• 100 g of buttom mushrooms carry 0.402 mg or 37% RDI of riboflavin (vitamin B-2). Riboflavin deficiency could lead to ulcers in the mouth, cracked lip and mouth angles (angular stomatitis), scaly skin rashes, etc.


See the table below for in depth analysis of nutrients:

Button mushroom (Agaricus bisphorus), fresh, Nutritive value per 100 g.

(Source: USDA National Nutrient data base)
Principle Nutrient Value Percentage of RDA
Energy 22 Kcal 1%
Carbohydrates 3.26 g 2.5%
Protein 2.18 g 4%
Total Fat 0.34 g 1%
Dietary Fiber 1 g 3%
Vitamins
Folates 17 μg 4%
Niacin 3.607 mg 23%
Pantothenic acid 1.497 mg 27%
Pyridoxine (B-6) 0.104 mg 8%
Riboflavin 0.402 mg 31%
Thiamin 0.81 mg 7%
Vitamin A 0 IU 0%
Vitamin C 2.1 mg 3.5%
Vitamin D 7 IU mg 1%
Vitamin E 0 mg 0%
Vitamin K 0 μg 0%
Electrolytes
Sodium 5 mg 0.5%
Potassium 318 mg 7%
Minerals
Calcium 3 mg <1%
Copper 0.318 mg 35%
Iron 0.50 mg 6%
Magnesium 9 mg 2%
Manganese 0.047 mg <1%
Phosphorus 86 mg 12%
Selenium 9.3 μg 17%
Zinc 0.52 mg 15%

Selection and storage

Button mushrooms are available year-round in the markets. Select bright, clean mushrooms with firm, fleshy caps. Avoid those with discoloration, black spots, shriveled, bruised, and dry. Do not purchase those with a wet, slimy or slippery surface as they are out the flavor.

Button mushrooms can also be available in cans in supermarkets. Look for the brand, authenticity, and validity periods before buying one.

Button mushrooms are easily perishable. When stored properly, they may remain fresh for 3-5 days. Once at home, unseal the plastic wrap, place them in a paper bag or arrange inside an absorbent paper towel where they remain fresh for three days. Vacuum-sealed packs will continue to be safe for up to 14 days inside the refrigerator. Sliced mushrooms go bad early.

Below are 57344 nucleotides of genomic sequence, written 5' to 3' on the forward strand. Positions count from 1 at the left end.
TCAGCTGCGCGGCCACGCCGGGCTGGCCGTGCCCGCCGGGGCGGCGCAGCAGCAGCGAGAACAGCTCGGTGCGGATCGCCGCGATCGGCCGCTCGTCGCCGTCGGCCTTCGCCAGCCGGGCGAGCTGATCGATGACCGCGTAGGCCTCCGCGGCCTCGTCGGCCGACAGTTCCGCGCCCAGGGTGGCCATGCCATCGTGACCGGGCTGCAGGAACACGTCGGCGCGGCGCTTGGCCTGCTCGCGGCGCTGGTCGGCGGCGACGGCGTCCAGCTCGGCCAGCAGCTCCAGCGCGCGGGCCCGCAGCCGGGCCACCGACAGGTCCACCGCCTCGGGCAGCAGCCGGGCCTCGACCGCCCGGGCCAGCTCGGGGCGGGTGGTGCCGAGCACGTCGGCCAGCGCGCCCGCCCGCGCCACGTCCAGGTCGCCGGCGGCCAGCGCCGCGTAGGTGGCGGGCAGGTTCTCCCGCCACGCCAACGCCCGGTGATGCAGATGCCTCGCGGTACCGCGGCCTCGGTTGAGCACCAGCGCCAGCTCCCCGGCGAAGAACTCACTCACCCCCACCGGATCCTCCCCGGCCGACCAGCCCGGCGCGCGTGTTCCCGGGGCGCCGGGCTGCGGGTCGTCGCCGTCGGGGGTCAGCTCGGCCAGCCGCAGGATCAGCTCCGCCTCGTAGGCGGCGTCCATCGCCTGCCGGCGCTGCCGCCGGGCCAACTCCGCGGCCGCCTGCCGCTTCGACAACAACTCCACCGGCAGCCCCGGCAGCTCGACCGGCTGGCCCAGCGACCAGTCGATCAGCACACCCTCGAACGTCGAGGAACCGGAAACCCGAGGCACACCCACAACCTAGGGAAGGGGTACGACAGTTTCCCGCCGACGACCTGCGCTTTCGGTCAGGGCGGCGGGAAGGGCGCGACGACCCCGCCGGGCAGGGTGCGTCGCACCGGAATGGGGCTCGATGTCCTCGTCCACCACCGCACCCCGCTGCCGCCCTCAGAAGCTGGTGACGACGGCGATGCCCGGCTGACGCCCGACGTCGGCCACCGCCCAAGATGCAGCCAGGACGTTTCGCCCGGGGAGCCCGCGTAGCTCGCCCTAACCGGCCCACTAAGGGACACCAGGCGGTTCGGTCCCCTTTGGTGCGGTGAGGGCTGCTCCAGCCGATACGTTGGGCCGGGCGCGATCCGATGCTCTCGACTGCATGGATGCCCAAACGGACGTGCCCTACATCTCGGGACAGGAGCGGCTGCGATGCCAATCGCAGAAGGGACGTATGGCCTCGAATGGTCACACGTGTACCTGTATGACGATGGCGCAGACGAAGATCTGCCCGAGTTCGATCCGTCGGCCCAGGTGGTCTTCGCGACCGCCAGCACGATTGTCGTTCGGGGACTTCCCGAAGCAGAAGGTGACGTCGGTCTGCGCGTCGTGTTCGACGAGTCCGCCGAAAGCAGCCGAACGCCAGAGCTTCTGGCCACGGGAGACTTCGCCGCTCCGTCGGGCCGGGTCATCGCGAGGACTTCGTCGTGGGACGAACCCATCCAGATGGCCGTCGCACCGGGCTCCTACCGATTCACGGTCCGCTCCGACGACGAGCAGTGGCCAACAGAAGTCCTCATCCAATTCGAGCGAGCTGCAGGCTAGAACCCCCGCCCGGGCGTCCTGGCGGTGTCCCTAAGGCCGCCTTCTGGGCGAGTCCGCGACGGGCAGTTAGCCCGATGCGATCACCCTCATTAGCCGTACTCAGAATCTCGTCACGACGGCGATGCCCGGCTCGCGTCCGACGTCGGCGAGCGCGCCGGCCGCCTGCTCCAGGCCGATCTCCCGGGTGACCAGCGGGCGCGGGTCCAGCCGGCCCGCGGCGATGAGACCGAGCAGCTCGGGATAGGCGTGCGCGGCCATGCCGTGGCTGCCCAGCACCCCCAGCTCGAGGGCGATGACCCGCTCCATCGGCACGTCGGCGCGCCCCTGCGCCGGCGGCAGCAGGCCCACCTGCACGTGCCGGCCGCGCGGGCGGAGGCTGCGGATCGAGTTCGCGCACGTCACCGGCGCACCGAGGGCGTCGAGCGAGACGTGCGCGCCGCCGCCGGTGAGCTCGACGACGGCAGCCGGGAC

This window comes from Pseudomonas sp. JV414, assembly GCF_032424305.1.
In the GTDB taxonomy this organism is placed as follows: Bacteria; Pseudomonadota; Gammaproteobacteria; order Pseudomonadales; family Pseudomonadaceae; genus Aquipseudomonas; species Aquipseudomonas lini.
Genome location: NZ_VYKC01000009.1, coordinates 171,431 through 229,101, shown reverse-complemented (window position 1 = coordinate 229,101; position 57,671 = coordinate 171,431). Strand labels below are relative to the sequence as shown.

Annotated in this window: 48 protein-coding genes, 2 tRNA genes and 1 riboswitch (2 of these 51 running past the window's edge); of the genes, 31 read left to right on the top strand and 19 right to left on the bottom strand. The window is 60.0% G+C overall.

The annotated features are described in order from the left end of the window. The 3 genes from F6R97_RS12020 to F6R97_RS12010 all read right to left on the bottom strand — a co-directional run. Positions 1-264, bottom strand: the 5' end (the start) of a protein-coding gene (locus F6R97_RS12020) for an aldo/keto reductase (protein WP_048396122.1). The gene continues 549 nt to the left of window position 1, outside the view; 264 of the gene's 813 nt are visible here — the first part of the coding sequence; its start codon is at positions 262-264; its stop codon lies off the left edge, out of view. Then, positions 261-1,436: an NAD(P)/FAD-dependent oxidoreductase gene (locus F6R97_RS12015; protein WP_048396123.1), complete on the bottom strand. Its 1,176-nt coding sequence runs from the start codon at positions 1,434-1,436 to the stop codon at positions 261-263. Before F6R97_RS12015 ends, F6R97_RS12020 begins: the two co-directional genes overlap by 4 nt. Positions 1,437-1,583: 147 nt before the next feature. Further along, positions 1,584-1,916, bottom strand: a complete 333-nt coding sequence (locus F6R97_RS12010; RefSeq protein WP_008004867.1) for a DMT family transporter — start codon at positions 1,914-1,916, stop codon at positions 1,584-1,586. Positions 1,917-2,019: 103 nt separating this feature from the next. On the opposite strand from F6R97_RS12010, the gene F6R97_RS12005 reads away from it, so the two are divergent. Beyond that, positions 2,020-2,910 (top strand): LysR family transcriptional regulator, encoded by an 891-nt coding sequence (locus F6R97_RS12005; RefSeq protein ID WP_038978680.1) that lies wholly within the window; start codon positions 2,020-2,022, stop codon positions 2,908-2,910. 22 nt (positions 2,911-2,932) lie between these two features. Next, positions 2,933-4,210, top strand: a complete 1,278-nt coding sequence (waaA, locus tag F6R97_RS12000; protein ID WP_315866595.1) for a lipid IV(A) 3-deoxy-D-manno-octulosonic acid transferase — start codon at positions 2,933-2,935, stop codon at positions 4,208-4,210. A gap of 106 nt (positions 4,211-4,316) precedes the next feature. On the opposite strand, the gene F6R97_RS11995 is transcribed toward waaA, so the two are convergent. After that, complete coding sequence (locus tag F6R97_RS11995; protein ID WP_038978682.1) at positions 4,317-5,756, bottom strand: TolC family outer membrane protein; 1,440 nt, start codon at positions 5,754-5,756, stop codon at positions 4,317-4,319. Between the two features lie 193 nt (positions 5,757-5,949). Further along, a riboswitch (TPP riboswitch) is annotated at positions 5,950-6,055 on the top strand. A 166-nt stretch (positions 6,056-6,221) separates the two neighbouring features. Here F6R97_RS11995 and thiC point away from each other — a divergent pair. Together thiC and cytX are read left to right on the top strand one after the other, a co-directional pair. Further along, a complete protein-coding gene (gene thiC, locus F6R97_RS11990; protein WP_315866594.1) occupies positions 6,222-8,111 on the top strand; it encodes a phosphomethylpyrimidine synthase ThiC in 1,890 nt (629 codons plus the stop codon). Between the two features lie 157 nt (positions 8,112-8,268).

Preparation and serving methods

Gently brush them using a soft brush or rub using a soft cloth to remove any surface peat, dirt. Peeling is not necessary as it makes them lose flavor. If the mushrooms are very dirty, rinse them in cold water for few seconds just before using them in recipes.

Cleaned mushrooms can be used whole, in cubes or slices as you may desire in the cooking. They can be eaten raw in salads.

Here are some serving tips:

  • Finely sliced mushrooms can be added to soups.

  • Freshly diced mushrooms added in stews, in stir-fries with chicken, and seafood.

  • Large button mushrooms (portobello) can be employed for stuffing, grilling, and baking.

  • Fine sliced, diced buttonhead are a common featuring ingredients in pizza, pasta, pastry, and potpie preparations.


Safety profile

Poisoning from consumption of cultivated button mushrooms is very rare. (Medical disclaimer).



<<-Back to Mushrooms from Button mushroom. Visit here for an impressive list of edile mushrooms with complete illustrations of their nutrition facts and health benefits.

<<-Back to Home page.

Further reading and Resources:

  1. Selenium in edible mushrooms.

  2. mushroominfo.com.

  3. Stanford School of Medicine Cancer information Page- Nutrition to Reduce Cancer Risk. (Link opens in new window).

  4. USDA National Nutrient Database.




≺ Prev Next ≻